Errors/Faults OverviewInsight in the number, type and severity of errors that happen in a test or production environment is crucial to resolve them, and to make a stable ADF application that is less error-prone. Application errors (and their stack traces) are often hard to retrieve or take a lot of time to find. Project teams commonly depend on the reports of end-users and testers, and they typically do not report all errors or provide insufficient information about them. Development, QA and operational teams can drill down to the error messages, their type, severity, and their stack traces to quickly troubleshoot errors and make the application more stable. Read more here.
Error StacktracesFrom the Errors overview you can drill down to the error stacktraces and their ADF callstack. This combination is unmissable to solve complex errors and their root cause. Read more in this blog article.
Time spent in Webservice CallsTime spent in webservice calls is shown on the main dashboard page. All webservice calls are instrumented and visible on the ADF callstacks. JAX-WS webservices, Apache CXF webservices and the ADF EMG XMLDataControl are supported.
HTTP Request MetricsThe monitor retrieves all HTTP requests down to the smallest details for further analysis; Http Response Time, Time spent in Network/Browser Load Time, Process time by Applicationserver, Time spent in database time spent in webservice, User ID, Click Action (Button/Link clicked on), Timestamp, URI, Managed Server, link to zoom in session details, ECID, Organization, e.g.)
Time RangeThere is common functionality; in every page a time range can be selected (5 minute, hour, day, week, month). You can drill down or roll up to any time range, or navigate to next or previous time range. There is also an option for a custom time range; this is useful to evaluate load tests.
ADF Callstack/SnapshotAn ADF callstack or snapshot gives visibility into which ADF method caused other methods to execute, organized by the sequence of their execution. A complete breakdown of the HTTP request is shown by actions in the ADF framework, with elapsed times and a view of what happened when. The parts of the ADF Request that consume a lot of time are highlighted and indicated with an alert/warning signal.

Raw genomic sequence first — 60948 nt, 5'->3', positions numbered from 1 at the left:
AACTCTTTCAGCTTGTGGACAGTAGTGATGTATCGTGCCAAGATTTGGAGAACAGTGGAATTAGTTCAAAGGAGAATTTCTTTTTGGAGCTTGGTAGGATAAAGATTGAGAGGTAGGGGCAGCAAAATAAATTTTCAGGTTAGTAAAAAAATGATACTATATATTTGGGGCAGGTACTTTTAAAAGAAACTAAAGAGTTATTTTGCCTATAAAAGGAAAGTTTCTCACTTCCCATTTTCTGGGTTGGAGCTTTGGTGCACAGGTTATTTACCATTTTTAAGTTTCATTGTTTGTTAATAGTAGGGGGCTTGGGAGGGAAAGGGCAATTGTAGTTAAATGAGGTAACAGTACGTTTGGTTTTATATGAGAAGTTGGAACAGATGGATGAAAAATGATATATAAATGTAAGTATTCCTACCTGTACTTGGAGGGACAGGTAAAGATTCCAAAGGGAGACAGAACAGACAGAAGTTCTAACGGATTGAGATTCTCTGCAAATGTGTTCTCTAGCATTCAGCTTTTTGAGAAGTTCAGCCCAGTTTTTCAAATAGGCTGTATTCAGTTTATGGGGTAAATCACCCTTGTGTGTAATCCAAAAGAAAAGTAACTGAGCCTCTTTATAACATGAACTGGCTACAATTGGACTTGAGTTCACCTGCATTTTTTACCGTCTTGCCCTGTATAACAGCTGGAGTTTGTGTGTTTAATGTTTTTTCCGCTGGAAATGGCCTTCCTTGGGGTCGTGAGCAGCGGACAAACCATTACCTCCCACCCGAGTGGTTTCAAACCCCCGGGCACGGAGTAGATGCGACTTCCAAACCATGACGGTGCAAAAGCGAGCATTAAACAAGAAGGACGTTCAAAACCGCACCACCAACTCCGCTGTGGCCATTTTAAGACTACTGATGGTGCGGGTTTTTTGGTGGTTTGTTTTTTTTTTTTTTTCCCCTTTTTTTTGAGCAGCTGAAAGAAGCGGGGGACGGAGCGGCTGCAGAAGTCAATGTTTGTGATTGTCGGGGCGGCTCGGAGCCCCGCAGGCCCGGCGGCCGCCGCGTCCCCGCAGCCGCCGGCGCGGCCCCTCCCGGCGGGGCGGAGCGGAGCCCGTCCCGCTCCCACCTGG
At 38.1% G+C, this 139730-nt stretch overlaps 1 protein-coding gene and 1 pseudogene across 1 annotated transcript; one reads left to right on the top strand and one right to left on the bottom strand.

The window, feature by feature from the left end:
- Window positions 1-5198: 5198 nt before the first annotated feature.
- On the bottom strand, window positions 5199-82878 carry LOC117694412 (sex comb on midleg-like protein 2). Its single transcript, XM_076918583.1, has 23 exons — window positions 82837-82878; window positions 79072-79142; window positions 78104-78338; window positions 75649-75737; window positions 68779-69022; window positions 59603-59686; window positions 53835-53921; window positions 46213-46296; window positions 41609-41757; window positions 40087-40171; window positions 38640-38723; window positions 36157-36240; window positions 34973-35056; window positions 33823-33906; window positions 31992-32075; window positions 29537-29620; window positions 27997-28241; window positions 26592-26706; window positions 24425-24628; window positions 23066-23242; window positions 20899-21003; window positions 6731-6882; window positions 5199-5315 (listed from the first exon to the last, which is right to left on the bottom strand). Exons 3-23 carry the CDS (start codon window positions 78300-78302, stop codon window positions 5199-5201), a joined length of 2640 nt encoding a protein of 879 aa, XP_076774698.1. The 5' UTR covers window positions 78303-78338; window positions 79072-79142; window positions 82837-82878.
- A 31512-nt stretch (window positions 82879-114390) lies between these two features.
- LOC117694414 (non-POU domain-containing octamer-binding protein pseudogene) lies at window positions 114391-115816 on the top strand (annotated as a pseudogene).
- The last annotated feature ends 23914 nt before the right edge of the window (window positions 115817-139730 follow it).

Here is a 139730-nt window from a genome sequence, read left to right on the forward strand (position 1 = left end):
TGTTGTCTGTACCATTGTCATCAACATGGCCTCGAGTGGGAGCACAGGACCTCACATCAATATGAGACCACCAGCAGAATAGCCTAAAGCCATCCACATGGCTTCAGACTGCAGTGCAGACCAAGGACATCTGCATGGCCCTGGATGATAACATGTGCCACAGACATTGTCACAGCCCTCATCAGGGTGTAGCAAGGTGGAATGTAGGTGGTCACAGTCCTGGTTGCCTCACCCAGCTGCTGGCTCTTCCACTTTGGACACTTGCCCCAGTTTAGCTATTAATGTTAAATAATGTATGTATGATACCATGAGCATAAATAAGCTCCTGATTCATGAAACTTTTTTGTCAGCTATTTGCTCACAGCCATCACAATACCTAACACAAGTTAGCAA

Performance by Click ActionA Click action is the actions that users have taken within the UI. This mostly relates to physical clicks on ADF Faces components such as buttons and tabs, but it also reports scrolling events, table and graph draws and more. It can help answer that particular question – “What did you do before you got the error?” for the operation/support team to troubleshoot problems.
Troubleshoot Slow ViewObject QueryA threshold can be set to log ViewObject SQL queries and their complete runtime statement including applied ViewCriterias and bind parameter values. Analyze slow queries and problems executed against the database.
Warnings and suggested solutionsDuring the whole application lifecycle, QA teams can make sure problems are found and dealt with. They can routinely check to ensure the application meets the desired quality. In the callstacks clickable warnings signs (Figure 11) are shown for slow executions and detected inefficiencies. These give a quick help with suggested solution(s) and a link to more detailed help.
Worst ADF BC and ADF Model layer executionsIn various overviews the worst performing parts of the ADF Business Components and ADF Model layer are indicated. Bottlenecks and the weakest chains are shown here. For example example the ADF BC overview it shows very slow, slow and normal ADF BC executions:
- ViewObject queries
- EntityObject DML operations
- PL/SQL procedure/function calls
- ApplicationModule Pooling passivations / activations
- ApplicationModule Transactions